pyramid_sqla / docs / non_database_features.rst

Non-database Features

This chapter discusses the non-database features in pyramid_sqla's application template.

Static files

This template takes a different approach to static files. The standard templates use config.add_static_view to mount the static directory onto the "/static" URL. This means all static files have to have the "/static" prefix, so the top-level static assets -- "/favicon.ico", "/robots.txt", and "/w3c" (a machine-readable privacy policy) -- have to be served another way.

pyramid_sqla does some routing maneuvers to mount the static directory onto "/", overlaying your dynamic URLs. This lets you serve all your static files the same way. It's enabled by the following lines in myapp/


# Set up routes and views
config.add_handler('home', '/', 'pyramidapp.handlers:MainHandler',
config.add_handler('main', '/{action}', 'pyramidapp.handlers:MainHandler',
config.add_static_route('pyramidapp', 'static', cache_max_age=3600)

The 'include' line creates the config.add_static_route method which we call in the last line.

The first config.add_handler() call is an ordinary home page route, nothing special about it.

The second is a catchall route for "/{action}"; i.e., any one-component URL. The path_info regex prevents the route from matching URLs referring to top-level static assets. You'll have to do this with any routes that could accidentally match your static URLs, which are generally routes with a variable first component.

The config.add_static_route() call mounts the static directory onto "/" as an overlay. This method is defined as a function, pyramid_sqla.static.add_static_route(). If you look at the source code, it adds a route with a custom route predicate so that if the file doesn't exist, the route won't match the URL. This gives later routes or traversal a chance to work, otherwise they would be blocked. If the file does exist, the static view registered by this method will serve it.

(You can call the function directly if you wish, passing config as the first argument. But it's more convenient to call it as a method.)


Helpers and the h variable

The myapp/ module is automatically available in templates as the h variable. This is borrowed from Pylons 1 and makes a convenient place to put generic formatting functions or other convenience functions you use throughout your templates.

You can also import the helpers module into your view handlers or other code, but for that you'll have to do the import yourself.

The WebHelpers library contains a variety of helpers including an HTML tag builder, form input tag builders, text and number formatting, etc. WebHelpers is available separately in PyPI.

Note: webhelpers.paginate is not compatible with Pyramid unless you provide a custom URL generation callback. A Pyramid-compatible alternative is under development. The helpers in webhelpers.pylonslib are not compatible with Pyramid due to their dependency on Pylons 1's magic globals. An alternative system for flash messages and secure forms is built into Pyramid's session object.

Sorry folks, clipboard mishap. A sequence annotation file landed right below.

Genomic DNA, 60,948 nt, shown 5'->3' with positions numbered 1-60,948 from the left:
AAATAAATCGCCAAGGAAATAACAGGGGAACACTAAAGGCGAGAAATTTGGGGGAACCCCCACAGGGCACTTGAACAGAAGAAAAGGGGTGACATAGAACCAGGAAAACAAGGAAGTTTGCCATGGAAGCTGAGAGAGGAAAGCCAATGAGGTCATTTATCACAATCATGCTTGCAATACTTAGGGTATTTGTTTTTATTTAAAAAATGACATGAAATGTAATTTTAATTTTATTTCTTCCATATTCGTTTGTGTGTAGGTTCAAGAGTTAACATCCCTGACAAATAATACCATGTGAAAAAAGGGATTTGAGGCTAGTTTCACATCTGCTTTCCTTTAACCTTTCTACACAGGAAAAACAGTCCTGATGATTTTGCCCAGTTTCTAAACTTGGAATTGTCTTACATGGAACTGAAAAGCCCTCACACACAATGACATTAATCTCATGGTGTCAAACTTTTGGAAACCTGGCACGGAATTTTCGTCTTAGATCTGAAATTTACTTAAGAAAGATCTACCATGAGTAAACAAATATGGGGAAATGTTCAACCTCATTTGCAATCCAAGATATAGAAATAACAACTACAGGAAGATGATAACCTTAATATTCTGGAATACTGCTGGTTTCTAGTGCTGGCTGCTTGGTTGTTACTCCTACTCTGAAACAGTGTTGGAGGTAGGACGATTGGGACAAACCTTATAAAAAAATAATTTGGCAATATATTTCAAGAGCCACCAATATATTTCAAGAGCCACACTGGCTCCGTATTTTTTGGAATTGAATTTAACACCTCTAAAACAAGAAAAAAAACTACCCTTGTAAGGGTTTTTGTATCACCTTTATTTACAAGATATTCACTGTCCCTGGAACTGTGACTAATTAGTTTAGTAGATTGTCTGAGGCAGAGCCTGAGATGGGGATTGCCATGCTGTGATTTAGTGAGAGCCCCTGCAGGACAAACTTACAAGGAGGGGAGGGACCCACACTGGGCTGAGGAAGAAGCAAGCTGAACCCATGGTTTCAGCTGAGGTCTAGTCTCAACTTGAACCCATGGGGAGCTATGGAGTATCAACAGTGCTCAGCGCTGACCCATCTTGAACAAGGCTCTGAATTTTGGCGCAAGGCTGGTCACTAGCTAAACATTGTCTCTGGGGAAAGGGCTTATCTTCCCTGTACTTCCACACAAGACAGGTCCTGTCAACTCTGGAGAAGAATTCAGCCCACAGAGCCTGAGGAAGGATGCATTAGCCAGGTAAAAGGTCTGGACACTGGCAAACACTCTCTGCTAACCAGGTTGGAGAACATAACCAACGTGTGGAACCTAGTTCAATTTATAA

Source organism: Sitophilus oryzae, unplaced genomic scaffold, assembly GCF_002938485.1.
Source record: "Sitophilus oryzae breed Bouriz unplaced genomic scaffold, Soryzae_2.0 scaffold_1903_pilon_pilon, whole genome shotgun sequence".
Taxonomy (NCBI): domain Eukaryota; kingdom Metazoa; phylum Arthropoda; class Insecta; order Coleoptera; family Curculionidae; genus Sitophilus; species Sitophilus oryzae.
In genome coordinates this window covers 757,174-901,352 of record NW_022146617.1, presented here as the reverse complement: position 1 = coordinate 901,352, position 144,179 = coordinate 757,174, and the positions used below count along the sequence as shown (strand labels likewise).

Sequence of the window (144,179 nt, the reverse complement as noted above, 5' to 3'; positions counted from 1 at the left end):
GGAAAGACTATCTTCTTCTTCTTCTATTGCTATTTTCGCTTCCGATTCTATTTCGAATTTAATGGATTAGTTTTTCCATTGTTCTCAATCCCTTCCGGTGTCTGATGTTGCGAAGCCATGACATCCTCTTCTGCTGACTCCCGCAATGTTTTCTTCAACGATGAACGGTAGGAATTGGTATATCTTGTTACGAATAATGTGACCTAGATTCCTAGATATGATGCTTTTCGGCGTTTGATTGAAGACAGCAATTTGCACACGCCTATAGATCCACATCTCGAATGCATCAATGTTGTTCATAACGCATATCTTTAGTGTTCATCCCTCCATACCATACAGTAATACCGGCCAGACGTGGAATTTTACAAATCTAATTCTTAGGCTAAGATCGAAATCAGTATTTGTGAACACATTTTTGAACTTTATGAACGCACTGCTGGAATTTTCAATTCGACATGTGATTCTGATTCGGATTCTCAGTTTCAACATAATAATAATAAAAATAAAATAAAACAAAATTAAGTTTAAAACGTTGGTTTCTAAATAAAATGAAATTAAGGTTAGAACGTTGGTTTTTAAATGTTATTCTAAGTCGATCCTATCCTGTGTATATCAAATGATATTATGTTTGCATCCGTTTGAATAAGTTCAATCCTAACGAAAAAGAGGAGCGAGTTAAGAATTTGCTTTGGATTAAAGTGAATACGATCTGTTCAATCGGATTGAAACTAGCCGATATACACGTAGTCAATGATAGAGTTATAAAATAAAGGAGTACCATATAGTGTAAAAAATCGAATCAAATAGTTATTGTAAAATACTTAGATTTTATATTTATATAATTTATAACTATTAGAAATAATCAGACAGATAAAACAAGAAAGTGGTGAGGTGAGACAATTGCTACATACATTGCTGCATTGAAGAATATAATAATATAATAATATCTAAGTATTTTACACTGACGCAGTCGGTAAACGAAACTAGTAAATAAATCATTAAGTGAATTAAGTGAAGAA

You can change which variables automatically appear in all templates. The code is in myapp/

Templates ending in .html

The app template arranges for all template files ending in .html to be served by Mako. This is done by the following lines in myapp/

config.add_renderer('.html', 'pyramid.mako_templating.renderer_factory')

You can change this to associate .html with another templating engine like Jinja2, or disable it by commenting out the line.

Exception handling

Pyramid's exception handling is the same as Pylons', although the syntax in development.ini and production.ini is different. There is no top-level 'debug' variable. Instead, development.ini activates WebError's EvalException middleware to show the sophisticated interactive traceback in the browser.

production.ini activates the ErrorMiddleware instead, which by default logs the traceback to the console and displays a minimal error message to the user. You can have the tracebacks emailed to you by adjusting the settings in production.ini. Here are the default settings, which are pretty self-explanatory:

use = egg:WebError#error_catcher
debug = false
;error_log =
;show_exceptions_in_wsgi_errors = true
;smtp_server = localhost
;error_email =
;smtp_username = janitor
;smtp_password = "janitor's password"
;from_address = paste@localhost
;error_subject_prefix = "Pyramid Error"
;smtp_use_tls =
;error_message =

The default error message shown to the user says:

An error occurred. See the error logs for more information. (Turn debug on
to display exception reports here)

That is really more a reminder to you than a suitable message to the user. You can override the message by setting the 'error_message' variable.

If you set 'debug' to true in production.ini, a static traceback will be shown to the user. This is not as harmful as the interactive traceback, but it does reveal your application's structure.

Do not use the EvalException middleware or 'debug = true' when running the application exposed to the Internet. Anybody who gets the interactive traceback can enter any Python command, which may allow them to view or modify arbitrary files or database data. The static traceback is not as harmful but it does reveal your application's code structure.